Things to Make out of a Cardboard Box

Updated July 19, 2017

Have you ever wondered what to do with all those cardboard boxes left over from a big move or the purchase of a new appliance? There are several inexpensive craft projects that you can do to use those old boxes, including projects suitable for children and even things to make for pets.

Robot costume

Obtain a pair of scissors, one large box, two small boxes and silver paint; this is all you need to make a robot costume for your child.

Cut the bottom flaps off all the boxes. Tape the top flaps shut, and then cut a large hole for your child's head. Next, cut two holes in the sides of the box for your child's arms. Then, cut holes in the larger boxes for your child's feet, and paint all the boxes silver. You can also paint or draw dials, switches, lights and "electronic" readouts on the larger box to make it look more like a real science fiction robot. Paint plastic bottle caps and use hot glue to attach them to the larger box to simulate three-dimensional dials.


Cut the flaps from one end of a large box—as from a refrigerator or other large appliance—and then use poster paint to make the box into a "fort" (or "castle") for your child. Cut windows in the sides of the box so that your child has more points to defend during play. You can also create a different type of fort by using several different-sized boxes stacked in different arrangements. Just remember to supervise all play to ensure your child's safety.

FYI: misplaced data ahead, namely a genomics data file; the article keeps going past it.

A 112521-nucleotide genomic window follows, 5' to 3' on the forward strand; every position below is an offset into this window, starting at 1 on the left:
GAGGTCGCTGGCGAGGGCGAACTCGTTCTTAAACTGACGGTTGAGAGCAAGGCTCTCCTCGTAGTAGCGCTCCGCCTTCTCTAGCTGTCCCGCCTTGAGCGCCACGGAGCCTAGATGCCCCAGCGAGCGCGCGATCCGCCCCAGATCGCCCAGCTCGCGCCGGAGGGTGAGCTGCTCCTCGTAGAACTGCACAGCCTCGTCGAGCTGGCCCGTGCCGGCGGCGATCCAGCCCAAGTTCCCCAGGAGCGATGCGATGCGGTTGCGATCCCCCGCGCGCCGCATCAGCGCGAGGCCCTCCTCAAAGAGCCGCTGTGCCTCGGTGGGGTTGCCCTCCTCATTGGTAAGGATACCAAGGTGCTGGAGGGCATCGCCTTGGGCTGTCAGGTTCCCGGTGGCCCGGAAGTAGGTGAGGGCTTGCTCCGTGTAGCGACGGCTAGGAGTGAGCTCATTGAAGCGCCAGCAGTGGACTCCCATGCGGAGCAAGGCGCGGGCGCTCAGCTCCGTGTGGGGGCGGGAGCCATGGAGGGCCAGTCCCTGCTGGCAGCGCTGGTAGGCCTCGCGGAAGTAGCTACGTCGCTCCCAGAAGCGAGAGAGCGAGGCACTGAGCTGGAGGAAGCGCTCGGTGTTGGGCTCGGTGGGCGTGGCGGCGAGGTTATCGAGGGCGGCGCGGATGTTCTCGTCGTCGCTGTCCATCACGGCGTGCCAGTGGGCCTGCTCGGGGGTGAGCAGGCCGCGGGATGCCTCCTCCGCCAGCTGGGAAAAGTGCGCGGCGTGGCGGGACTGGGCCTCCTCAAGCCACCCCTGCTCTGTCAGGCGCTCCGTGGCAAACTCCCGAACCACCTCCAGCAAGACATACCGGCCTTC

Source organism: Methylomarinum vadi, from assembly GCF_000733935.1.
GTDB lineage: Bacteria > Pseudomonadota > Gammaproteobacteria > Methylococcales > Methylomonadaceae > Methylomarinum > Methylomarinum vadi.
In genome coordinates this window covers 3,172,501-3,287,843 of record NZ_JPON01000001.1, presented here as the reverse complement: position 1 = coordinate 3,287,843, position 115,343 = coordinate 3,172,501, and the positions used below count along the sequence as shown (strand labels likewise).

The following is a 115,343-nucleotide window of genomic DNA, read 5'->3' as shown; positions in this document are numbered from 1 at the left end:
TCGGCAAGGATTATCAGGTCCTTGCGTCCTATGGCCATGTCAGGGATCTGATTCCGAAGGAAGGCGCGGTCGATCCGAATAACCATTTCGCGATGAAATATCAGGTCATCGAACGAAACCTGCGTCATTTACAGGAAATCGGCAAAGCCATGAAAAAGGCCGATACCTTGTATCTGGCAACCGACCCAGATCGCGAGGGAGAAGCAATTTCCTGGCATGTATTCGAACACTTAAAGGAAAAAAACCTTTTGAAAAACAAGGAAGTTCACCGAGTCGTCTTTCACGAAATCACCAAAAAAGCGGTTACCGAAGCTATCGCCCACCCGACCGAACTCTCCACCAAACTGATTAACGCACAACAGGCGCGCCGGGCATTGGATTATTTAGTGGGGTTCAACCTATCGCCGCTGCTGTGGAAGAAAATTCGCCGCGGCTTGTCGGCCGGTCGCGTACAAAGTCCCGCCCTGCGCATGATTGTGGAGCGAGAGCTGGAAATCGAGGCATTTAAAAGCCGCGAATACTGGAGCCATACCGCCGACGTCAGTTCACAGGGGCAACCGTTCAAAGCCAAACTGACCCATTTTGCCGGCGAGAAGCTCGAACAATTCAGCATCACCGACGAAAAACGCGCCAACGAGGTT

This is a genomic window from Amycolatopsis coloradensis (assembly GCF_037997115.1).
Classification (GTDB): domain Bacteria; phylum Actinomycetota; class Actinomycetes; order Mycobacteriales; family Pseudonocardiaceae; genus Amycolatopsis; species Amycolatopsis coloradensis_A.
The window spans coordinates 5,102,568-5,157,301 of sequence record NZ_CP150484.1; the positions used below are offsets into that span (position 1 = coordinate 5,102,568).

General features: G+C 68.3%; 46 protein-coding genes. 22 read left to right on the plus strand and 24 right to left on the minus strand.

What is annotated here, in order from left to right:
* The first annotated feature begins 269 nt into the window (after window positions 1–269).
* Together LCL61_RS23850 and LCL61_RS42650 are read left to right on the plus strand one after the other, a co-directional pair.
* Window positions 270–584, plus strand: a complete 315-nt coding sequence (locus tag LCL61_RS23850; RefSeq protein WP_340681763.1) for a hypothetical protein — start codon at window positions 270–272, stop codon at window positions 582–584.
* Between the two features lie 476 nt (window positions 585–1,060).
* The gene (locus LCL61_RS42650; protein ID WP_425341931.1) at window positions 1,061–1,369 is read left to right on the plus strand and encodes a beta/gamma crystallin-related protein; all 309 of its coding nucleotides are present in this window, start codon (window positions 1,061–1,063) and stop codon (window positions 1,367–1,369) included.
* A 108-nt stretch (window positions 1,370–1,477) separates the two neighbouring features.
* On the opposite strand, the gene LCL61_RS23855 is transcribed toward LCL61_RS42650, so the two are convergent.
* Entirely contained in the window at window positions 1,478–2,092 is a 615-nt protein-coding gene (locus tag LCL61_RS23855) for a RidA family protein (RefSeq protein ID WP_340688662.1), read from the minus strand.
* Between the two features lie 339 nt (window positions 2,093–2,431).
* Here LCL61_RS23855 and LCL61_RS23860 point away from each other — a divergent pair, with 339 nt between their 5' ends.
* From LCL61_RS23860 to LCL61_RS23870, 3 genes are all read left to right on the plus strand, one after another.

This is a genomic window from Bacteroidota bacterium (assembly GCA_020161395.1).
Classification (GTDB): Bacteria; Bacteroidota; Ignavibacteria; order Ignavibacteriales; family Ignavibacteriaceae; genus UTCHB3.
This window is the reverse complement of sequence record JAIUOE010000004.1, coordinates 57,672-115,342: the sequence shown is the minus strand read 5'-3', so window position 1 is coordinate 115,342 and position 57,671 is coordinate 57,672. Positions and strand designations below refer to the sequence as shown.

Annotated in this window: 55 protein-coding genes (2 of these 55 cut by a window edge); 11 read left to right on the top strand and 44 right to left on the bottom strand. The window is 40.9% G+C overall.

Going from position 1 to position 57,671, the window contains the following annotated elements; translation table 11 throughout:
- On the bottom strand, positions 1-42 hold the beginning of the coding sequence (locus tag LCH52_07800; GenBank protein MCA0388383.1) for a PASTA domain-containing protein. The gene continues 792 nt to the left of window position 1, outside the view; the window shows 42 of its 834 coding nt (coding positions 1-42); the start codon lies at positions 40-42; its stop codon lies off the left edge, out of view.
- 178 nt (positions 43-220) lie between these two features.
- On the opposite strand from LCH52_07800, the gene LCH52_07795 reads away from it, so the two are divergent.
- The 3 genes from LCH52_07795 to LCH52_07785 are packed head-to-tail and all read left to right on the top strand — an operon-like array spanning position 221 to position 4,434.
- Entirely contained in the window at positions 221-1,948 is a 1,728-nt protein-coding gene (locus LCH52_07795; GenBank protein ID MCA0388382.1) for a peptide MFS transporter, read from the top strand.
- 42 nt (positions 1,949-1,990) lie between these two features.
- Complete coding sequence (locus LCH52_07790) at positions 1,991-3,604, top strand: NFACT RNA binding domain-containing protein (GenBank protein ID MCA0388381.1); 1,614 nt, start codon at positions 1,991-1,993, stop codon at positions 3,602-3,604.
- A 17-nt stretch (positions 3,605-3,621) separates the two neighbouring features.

This is a project to do alongside your child because it is safe and inexpensive, and it encourages your child's creativity and imagination.

Cat Hideaway

Cut the top flaps off of a medium-sized box. Then, cut a cat-sized hole in one side of the box. Place it upside-down on the floor, and voila, you have a kitty hiding place. Place a towel or soft blanket under the box to make it more comfortable for your feline friend, and a piece of fabric can also be stapled over the box's opening to give your cat more privacy. Personalise your cat's new hidey-hole by painting it with non-toxic poster paint.

Cite this Article A tool to create a citation to reference this article Cite this Article

About the Author

Based out of Minneapolis, Minn., Emily Zebrun began writing professionally in 2005. Since then, she has had a short story and five poems published in The College of St. Scholastica's literary magazine, "The Freshwater Review." She is earning a Bachelor of Science in biology at the College of St. Scholastica.